“Enhancing the Security and Integrity of America’s Research Enterprise,” a webinar hosted by West Virginia University, at the invitation of the White House Office of Science and Technology Policy, and supported by the National Science Foundation.
While debate over COVID-19 guidelines and vaccine development has raised skeptics’ eyebrows and undermined confidence, a West Virginia University associate professor says that communication is essential for the science community to gain the American public’s trust. According to Geah Pressgrove, scientists and communications professionals need to rethink how they communicate through four distinct dimensions of trust: competence, integrity, benevolence and openness.
A short story collection that explores the raw and tender places where Black women and girls dare to follow their desires and pursue a momentary reprieve from being good is longlisted for the National Book Award in fiction. Published by West Virginia University Press, “The Secret Lives of Church Ladies” by Deesha Philyaw is one of 10 titles in contention for what is considered the most prestigious recognition in American book publishing.
A second federal judge ruled Monday (Sept. 21) that election mail must be prioritized by the U.S. Postal Service, but West Virginia University Law Professor Matthew Titolo, an expert on American legal history and public-private contracts, says it’s unclear if operational changes enacted by Postmaster General Louis DeJoy can be reversed in time to speed up the mail before Election Day Nov. 3.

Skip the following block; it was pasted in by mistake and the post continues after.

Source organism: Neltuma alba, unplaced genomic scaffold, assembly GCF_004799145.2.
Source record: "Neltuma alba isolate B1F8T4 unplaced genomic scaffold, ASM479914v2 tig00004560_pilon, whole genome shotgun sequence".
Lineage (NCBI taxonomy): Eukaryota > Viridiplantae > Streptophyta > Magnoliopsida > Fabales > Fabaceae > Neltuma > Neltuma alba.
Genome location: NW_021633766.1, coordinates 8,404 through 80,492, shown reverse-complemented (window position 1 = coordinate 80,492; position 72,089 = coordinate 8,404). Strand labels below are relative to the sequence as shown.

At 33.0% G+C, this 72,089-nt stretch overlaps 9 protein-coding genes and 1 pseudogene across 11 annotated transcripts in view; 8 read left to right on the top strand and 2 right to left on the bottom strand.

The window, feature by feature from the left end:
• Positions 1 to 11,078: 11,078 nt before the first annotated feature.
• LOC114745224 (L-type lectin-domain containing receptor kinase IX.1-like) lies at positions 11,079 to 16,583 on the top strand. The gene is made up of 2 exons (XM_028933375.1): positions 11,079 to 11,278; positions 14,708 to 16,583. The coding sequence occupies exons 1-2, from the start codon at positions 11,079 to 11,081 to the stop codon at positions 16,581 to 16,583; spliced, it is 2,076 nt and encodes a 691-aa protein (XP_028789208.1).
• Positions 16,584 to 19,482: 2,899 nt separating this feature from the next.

Advanced colorectal cancer patients who consume four or more cups of coffee a day are more likely to live longer than those who drink less, according to freshly-brewed research co-authored by a West Virginia University doctor, Richard Goldberg.
West Virginia’s small businesses, affected by COVID-19’s socially-distant world, can use West Virginia University’s Encova Center, to navigate the new reality through a series of webinars beginning Monday.
The time has come for birds to “fly south” for the winter and a “high intensity” migration event will take place in the skies over West Virginia tonight (Mon., Sept. 14). Hannah Clipp, a doctoral student in the West Virginia University Davis College of Agriculture, Natural Resources and Design, discusses bird migration and what West Virginians can expect.
West Virginia University College of Creative Arts, in a joint effort with WVU Career Services and the Reed College of Media, will present the Pandemic-Proof Artist Series, which begins Wednesday (Sept. 16). The event consists of webinars and workshops by four guest artists, performers and other creatives who have stayed inspired during the pandemic.